Effects of a Mathematics acceleration course on achievement and continued Mathematics study

Author: Rachel Neil

Neil, Rachel, 2022 Effects of a Mathematics acceleration course on achievement and continued Mathematics study, Flinders University, College of Education, Psychology and Social Work

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The purpose of this mixed methods research was to investigate the achievement outcomes, future enrolment in higher-level Mathematics courses, and program experiences of 13 students involved in a secondary Mathematics acceleration course. Differences in academic results (investigated using a Mann-Whitney U test) and enrolment choices (using proportions and confidence intervals) of accelerated students compared to equally high-achieving students who did not enroll in the acceleration course were analysed. Participants’ experiences of Mathematics study were explored through a focus group interview (of accelerated students) and qualitative survey (of non-accelerated students), findings from which helped explain the quantitative results. Findings indicated no statistically significant group differences in achievement outcomes or prevalence of enrolment in high-level Mathematics courses, suggesting that students are not advantaged or disadvantaged by accelerating in relation to academic achievement. Course enrolment data has practical significance due to the high percentage differences in enrolment, indicating further investigation would be appropriate. Students’ program experiences were generally negative, most participants indicating they felt they were not adequately supported in the program. Overall, the majority of participants felt that they were left alone to work through the program independently and that teachers were not able to provide them with regular support in the classroom environment. Most were appreciative of the opportunity to accelerate and the extra options at Year 12 that this provided, but were concerned that the program needed adjustment to meet the needs of the students. The findings are discussed relative to previous research on acceleration and implications for the design and implementation of acceleration programs.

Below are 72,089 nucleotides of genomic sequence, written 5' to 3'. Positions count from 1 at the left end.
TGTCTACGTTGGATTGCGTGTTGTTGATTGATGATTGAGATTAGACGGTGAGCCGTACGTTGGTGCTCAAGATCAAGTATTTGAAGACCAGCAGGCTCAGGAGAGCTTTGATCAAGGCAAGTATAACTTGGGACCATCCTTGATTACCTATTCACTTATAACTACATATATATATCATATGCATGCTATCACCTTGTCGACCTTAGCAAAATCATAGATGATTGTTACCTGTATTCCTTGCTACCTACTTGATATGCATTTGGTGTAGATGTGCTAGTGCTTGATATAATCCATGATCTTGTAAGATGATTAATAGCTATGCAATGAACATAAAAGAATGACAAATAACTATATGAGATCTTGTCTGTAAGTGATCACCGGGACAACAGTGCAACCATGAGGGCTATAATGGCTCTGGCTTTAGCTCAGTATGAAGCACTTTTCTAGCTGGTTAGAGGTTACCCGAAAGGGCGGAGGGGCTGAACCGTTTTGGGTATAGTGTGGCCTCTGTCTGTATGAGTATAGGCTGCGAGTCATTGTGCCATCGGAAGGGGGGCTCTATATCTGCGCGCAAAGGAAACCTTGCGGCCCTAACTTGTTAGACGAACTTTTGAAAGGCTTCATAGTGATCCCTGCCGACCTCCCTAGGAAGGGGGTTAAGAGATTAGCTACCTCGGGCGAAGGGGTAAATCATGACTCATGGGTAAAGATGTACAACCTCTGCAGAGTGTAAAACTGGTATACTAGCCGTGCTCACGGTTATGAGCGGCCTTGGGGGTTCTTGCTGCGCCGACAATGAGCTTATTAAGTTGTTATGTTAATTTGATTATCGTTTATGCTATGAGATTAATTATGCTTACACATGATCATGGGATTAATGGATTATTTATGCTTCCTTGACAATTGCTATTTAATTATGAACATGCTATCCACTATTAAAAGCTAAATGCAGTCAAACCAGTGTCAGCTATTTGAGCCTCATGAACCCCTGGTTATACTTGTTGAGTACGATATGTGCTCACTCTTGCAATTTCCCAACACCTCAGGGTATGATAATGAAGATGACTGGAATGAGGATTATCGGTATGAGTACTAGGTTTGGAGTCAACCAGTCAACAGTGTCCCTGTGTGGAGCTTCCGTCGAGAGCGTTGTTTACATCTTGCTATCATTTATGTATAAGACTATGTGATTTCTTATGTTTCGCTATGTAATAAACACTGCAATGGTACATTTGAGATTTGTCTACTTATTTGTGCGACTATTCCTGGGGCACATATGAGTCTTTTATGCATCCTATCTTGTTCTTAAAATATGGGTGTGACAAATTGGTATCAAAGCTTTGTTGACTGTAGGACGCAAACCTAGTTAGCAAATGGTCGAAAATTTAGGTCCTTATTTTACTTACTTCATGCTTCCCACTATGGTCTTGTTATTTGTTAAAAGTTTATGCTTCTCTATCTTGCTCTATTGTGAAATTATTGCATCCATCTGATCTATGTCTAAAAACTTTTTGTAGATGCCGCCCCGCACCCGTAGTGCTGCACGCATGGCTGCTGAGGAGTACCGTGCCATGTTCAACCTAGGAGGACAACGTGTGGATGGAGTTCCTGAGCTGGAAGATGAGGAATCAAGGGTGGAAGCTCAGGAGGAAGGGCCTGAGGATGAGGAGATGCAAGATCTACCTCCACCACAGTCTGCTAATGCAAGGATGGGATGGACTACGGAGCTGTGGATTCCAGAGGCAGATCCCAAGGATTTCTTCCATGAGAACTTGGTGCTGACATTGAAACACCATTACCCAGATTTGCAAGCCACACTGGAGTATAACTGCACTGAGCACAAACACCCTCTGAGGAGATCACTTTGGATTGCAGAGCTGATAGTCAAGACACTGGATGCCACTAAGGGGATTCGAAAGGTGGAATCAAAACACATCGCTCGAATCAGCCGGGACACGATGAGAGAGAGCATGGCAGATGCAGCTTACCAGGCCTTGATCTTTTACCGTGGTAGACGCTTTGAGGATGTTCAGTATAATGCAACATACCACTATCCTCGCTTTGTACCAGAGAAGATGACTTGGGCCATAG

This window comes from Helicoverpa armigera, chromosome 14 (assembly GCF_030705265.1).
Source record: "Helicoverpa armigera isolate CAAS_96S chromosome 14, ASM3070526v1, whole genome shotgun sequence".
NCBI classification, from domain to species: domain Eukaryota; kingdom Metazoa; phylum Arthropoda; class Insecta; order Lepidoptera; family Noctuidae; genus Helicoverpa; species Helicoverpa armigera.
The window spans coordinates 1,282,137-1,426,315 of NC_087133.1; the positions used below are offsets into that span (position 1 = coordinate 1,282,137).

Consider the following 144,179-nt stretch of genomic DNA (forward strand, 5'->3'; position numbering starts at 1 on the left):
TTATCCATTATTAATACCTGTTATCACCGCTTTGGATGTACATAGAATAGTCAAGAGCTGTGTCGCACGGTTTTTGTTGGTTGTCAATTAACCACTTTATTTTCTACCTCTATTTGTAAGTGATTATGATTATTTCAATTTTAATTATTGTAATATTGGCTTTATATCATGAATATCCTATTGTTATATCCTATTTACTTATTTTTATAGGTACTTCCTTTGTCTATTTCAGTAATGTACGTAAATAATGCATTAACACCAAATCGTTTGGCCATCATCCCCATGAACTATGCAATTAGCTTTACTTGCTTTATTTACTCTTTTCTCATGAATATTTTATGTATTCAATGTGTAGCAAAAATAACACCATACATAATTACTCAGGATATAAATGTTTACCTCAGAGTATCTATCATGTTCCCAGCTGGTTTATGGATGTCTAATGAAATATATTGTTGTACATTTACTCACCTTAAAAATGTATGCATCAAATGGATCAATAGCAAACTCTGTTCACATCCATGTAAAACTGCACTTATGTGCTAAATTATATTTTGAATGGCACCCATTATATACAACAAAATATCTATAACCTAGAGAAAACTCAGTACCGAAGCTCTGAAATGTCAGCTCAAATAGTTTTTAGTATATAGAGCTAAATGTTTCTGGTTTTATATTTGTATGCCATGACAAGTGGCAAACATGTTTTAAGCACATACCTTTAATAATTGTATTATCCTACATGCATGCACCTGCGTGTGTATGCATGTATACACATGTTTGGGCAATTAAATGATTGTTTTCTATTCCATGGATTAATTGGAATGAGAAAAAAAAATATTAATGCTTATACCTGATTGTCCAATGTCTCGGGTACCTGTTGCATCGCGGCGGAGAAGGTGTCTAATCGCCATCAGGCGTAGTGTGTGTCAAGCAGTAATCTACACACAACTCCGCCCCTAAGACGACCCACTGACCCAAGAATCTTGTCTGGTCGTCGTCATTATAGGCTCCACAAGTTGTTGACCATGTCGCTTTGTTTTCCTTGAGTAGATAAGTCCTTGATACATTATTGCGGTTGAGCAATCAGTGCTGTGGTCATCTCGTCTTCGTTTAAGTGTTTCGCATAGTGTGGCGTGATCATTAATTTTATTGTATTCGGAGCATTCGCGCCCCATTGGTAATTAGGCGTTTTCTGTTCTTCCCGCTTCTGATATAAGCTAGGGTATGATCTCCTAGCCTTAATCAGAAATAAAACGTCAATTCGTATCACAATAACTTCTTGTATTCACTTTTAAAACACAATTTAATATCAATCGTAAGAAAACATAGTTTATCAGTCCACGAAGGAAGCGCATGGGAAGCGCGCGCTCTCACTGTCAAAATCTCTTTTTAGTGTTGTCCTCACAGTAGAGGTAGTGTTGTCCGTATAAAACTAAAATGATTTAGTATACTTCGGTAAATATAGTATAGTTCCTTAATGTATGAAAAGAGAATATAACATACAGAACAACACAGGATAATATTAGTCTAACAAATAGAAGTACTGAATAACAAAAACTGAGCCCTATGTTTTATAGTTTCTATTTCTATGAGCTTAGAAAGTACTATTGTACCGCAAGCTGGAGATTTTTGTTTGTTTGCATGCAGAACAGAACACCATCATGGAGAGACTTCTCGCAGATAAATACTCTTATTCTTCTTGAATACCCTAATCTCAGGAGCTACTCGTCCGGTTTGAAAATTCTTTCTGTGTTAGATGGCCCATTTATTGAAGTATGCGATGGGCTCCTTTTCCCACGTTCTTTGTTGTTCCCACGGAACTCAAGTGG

Keywords: mixed methods, academic acceleration, Mathematics, student experiences, academically gifted

Subject: Education thesis

Thesis type: Masters
Completed: 2022
School: College of Education, Psychology and Social Work
Supervisor: Jane Jarvis